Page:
The Sylvan Theater, one of the University's "sacred spaces," is closed until next fall while the site of the UW's four columns gets a facelift. Diseased trees must go; the soggy ground is finally being regraded; ramps and walkways will be remade for visitors and students who may have physical disabilities.
But the UW will preserve the historic character of the space next to Rainier Vista and the Paul Allen Center for Computer Science & Engineering, which has been the home of the columns since 1921. While the grove itself is under construction, the columns will stay in place. Made out of cedar in 1861, they have already been reinforced with steel I-beams anchored in concrete. Their ionic capitals, once wooden, are now fiberglass duplicates molded from the originals.
Roberto Maestas, '66, '71, the founder and director of El Centro de la Raza, a Seattle community service and civil rights organization, is known as a firebrand. Raising "unholy hell" trying to diversify the UW while he was a student (and at the same time protesting the Vietnam War), his commitment to social justice continued after graduation with the founding of El Centro as a center for people of all races. So imagine his surprise when he—and not a more traditional civic leader—was named king of the 55th Seafair this past summer. "It was a bit of a twist," Maestas deadpanned. When he was approached by Seafair officials, he wondered if they were serious. "Are you sure?" he asked. He is the first Latino to serve as king of the summer festival, riding in the famous Torchlight Parade.
Seems like Denny Hall—the first building on UW's current campus—lost its head this fall. Students coming back for fall quarter found it covered in scaffolding and missing its famous bell tower. In the summer, a giant crane removed the tower, and workers carefully took it to a warehouse in Everett for restoration. Its famous Denny Bell, which hung from the UW's original 1861 building, has been off campus for several years, undergoing its own restoration. The tower will return to campus in early 2005 and the UW plans to hang the historic bell once more in its campus home.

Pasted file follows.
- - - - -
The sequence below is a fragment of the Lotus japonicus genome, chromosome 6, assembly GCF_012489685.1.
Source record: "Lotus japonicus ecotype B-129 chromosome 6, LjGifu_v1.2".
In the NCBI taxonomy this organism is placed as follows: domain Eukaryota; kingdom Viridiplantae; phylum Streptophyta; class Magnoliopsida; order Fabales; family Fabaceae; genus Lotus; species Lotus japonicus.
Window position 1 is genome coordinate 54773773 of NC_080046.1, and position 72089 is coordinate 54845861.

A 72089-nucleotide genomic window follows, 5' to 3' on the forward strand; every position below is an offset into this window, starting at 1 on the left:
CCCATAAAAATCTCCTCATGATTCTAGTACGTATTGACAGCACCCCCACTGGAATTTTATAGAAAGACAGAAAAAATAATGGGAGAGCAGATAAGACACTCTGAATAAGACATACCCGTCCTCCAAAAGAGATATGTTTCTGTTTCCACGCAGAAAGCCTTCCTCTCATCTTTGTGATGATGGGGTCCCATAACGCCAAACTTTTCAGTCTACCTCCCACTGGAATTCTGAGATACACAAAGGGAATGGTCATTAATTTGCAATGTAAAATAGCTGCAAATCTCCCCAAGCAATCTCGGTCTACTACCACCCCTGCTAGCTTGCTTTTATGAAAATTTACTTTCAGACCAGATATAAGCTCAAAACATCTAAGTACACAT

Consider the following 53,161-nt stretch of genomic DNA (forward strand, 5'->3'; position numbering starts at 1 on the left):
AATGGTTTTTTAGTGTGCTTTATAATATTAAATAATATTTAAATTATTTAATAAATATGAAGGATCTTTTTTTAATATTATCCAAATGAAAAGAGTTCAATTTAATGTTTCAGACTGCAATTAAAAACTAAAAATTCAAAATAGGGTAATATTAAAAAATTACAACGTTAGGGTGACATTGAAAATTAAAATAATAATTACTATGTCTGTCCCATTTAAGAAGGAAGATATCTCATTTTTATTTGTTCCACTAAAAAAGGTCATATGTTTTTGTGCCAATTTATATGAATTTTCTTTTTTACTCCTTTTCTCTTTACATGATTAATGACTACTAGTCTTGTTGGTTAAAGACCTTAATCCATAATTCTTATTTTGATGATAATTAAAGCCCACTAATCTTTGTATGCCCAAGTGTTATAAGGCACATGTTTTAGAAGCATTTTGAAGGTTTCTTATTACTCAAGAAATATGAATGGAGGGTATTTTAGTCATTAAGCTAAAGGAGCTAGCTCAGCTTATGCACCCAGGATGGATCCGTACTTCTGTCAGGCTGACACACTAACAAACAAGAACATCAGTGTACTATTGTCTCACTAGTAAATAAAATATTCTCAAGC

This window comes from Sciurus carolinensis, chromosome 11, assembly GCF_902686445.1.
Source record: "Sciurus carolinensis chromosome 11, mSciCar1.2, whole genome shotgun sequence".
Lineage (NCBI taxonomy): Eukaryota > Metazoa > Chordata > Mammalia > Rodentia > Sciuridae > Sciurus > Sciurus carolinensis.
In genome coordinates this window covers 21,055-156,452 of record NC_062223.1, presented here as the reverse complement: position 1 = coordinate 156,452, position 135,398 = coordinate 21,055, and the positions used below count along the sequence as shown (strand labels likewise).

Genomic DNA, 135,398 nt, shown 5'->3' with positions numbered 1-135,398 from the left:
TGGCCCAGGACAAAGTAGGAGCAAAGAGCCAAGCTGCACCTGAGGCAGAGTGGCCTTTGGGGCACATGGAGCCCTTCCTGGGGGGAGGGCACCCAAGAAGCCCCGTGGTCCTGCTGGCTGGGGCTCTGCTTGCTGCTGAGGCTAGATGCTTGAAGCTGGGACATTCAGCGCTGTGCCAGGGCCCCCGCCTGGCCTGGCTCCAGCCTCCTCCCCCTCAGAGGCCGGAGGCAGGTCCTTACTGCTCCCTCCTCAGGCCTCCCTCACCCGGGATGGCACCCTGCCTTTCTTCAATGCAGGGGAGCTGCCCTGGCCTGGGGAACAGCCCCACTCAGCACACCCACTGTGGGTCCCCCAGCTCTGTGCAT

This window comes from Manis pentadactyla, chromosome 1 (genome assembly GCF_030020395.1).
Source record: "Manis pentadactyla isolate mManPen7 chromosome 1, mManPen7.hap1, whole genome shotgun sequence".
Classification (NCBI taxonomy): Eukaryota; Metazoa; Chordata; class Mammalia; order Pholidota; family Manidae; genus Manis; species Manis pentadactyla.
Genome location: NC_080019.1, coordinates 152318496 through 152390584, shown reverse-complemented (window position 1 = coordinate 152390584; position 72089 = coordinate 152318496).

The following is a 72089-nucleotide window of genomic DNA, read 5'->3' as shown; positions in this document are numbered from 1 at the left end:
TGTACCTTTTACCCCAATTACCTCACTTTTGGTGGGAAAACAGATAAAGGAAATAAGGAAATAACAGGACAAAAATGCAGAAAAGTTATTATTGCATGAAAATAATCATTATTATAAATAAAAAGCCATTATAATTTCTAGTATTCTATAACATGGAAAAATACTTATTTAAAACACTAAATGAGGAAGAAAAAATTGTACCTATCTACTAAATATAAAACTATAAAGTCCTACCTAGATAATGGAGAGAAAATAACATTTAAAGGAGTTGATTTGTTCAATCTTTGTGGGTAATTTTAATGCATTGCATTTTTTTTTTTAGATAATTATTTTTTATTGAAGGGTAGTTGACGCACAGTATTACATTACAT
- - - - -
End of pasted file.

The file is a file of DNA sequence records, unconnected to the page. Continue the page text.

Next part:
"Sometimes after a big play, you get the sensation of a small earthquake rumbling upward." - Bob Rondeau, Husky football play-by-play announcer, quoted in the new book Husky Stadium: Great Games and Golden Moments, by W. Thomas Porter and Jim Daves.
A 2004 National Book Award finalist, Deb Caletti, '85, studied journalism during her time at the UW "because nobody ever really becomes a novelist." As a finalist in the Young People's Literature category for her second book, Honey, Baby, Sweetheart, Caletti has put her pen where her mouth is. In her new book, Caletti explores the world of Ruby McQueen, a quiet girl looking for the true meaning of love. Caletti lives in Issaquah with her family where she also spends time as a painter and lyricist. The National Book Award finalist offers some advice to aspiring writers on her website: "If you want to be a writer, have the determination of a dog with a knotted sock. Sink your teeth in and don't give up."